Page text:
Traveling in Nagano Japan in November
August 19, 2010 9:08 PM   Subscribe

We're looking for advice surrounding travel in the Nagano area in Japan during the second week of November. We have an itinerary planned, we just want to know if it's realistic and what we can expect in terms of weather and travel. We're also interested in accommodation and food suggestions.

Our current itinerary is:
  1. Day One --Yamanouchi (Jigokudani Monkey Park)
  2. Day Two --Matsumoto (home base for 3 days)
  3. Day Three -- daytrip to Kamikochi
  4. Day Four -- daytrip to Daioh Wasabi Farm
  5. Day Five -- Magome-Tsumago Trail
Will we be able to do these things in November? Is there somewhere in Tokyo that can help us to book hotels or tickets beforehand? Are either the Kamikochi or Magome-Tsumago hikes strenuous? General info about travel between these locations would be welcome too.
posted by Deathalicious to Travel & Transportation around Nagano, Japan (3 answers total) 2 users marked this as a favorite
How are you traveling -- public transport or automobile? November should be fine in terms of weather -- fairly cold but no serious amounts of snowfall. Matsumoto to Kamikochi is about 2 hours, and Daio Wasabi Farm is only about 30 minutes away from Matsumoto by car or train/taxi.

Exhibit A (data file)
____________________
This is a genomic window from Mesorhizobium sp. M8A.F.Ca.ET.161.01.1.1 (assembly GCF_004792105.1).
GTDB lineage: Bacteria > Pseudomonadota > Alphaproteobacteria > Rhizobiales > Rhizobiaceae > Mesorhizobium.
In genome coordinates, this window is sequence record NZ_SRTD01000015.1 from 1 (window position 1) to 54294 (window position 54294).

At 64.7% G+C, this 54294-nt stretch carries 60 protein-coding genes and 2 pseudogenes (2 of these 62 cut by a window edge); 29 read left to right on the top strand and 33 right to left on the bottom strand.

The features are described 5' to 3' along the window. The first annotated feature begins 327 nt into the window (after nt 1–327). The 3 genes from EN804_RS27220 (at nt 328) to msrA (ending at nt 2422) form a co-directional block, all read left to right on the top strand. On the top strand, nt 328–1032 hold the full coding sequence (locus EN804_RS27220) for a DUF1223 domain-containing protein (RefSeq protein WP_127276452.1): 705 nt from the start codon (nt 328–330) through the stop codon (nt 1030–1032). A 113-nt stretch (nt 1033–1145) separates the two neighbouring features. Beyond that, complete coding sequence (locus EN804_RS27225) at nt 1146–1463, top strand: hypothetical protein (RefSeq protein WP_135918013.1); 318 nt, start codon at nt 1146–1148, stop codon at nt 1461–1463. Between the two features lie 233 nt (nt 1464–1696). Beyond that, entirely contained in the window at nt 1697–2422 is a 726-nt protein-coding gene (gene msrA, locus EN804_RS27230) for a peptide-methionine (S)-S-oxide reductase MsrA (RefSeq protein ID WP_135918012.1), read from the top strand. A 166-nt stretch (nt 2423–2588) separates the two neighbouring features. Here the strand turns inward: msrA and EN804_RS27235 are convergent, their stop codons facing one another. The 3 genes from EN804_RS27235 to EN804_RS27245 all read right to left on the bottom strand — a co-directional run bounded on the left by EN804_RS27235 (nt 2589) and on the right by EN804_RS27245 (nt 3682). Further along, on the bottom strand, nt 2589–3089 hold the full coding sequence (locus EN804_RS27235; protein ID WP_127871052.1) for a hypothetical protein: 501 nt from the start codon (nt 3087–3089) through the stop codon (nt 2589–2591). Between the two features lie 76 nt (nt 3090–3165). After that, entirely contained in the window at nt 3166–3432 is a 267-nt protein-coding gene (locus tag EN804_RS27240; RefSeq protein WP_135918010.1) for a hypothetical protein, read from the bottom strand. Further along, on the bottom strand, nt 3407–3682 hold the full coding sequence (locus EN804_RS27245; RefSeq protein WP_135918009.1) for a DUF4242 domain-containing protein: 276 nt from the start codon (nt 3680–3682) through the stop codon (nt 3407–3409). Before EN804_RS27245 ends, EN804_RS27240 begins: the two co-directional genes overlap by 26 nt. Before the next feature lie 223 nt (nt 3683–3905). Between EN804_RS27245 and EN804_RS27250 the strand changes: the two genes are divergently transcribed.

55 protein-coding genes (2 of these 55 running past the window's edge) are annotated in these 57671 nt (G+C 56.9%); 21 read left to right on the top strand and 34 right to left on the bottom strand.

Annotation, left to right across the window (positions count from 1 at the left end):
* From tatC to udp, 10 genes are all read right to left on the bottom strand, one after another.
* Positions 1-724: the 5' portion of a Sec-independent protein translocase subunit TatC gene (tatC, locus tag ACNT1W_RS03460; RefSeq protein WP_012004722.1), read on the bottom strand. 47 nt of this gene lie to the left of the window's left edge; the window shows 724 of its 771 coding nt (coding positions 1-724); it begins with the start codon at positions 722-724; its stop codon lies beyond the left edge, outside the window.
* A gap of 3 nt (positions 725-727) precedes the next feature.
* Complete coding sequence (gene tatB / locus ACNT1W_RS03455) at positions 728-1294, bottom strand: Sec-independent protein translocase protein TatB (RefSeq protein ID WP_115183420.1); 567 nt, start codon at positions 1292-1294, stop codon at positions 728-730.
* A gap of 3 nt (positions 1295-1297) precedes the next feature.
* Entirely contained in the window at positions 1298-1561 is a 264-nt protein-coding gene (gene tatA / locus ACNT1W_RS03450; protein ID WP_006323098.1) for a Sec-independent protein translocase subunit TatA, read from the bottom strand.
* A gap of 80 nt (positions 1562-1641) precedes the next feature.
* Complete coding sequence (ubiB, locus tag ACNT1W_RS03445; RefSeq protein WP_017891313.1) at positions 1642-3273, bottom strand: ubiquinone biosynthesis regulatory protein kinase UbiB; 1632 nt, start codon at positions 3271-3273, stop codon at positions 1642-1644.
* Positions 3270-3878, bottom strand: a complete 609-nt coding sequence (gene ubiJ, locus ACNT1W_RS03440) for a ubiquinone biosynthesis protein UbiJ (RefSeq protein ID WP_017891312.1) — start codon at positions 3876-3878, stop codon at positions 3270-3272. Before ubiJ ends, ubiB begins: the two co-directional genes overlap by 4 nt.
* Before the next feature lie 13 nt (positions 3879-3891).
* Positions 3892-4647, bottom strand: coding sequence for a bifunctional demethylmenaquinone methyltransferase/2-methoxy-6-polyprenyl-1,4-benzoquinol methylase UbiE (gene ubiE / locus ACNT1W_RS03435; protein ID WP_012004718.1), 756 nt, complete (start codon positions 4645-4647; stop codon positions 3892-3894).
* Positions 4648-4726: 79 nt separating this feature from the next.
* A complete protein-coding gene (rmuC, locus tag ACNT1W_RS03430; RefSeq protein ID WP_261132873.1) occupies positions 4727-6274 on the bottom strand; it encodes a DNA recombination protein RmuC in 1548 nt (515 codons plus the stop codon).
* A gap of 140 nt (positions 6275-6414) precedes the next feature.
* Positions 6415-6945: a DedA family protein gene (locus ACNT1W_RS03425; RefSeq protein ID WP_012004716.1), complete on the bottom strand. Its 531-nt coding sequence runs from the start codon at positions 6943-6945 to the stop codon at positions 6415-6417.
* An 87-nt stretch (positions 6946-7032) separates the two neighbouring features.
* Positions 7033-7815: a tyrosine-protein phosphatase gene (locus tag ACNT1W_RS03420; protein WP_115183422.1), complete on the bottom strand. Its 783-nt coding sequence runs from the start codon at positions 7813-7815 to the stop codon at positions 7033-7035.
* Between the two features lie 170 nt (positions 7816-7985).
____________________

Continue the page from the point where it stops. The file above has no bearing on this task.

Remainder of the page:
Magome to Tsumago is best done in that order to minimize the amount of climbing you have to do; it will also be cold, but not too crowded compared to the spring or fall tourist seasons.
posted by armage at 9:25 PM on August 19, 2010

Response by poster: So far we planned on just using public transport. But if there's a compelling argument for renting a car instead, we'd be willing to look into that.
posted by Deathalicious at 9:35 PM on August 19, 2010

We stayed at the Tajimaya Guesthouse in Magome back in 2007. (The guest room pictures are all of the same room, but we stayed in that one.) We loved it - the food was fantastic, the bathing rooms were small but nice, and they had both Eastern and Western toilets. The proprietors were lovely, and spoke enough English for us to get by (my friend spoke a little Japanese, and I didn't speak any), and one evening after a bottle of sake one of the proprietors taught us and a few other guests a simple traditional dance, and then we staggered out into the street and danced.

Tajimaya is also about halfway up the street there, which is open only to foot traffic, and I will warn you that it's pretty steep, so you'll be dragging your luggage up it. :) Magome and Tsumage are aggressively picturesque, and probably a bit twee if you're more familiar with Japanese culture than I am, but we still enjoyed our visit. Tsumago is a lot flatter than Magome, but if you're planning on hiking the steepness of Magome probably won't bother you. We'd originally planned to hike to Tsumago, but were there in August and the weather was so hot and humid that we decided heatstroke was a distinct possibility, and so took the bus to Tsumago instead.
posted by telophase at 10:58 AM on August 20, 2010

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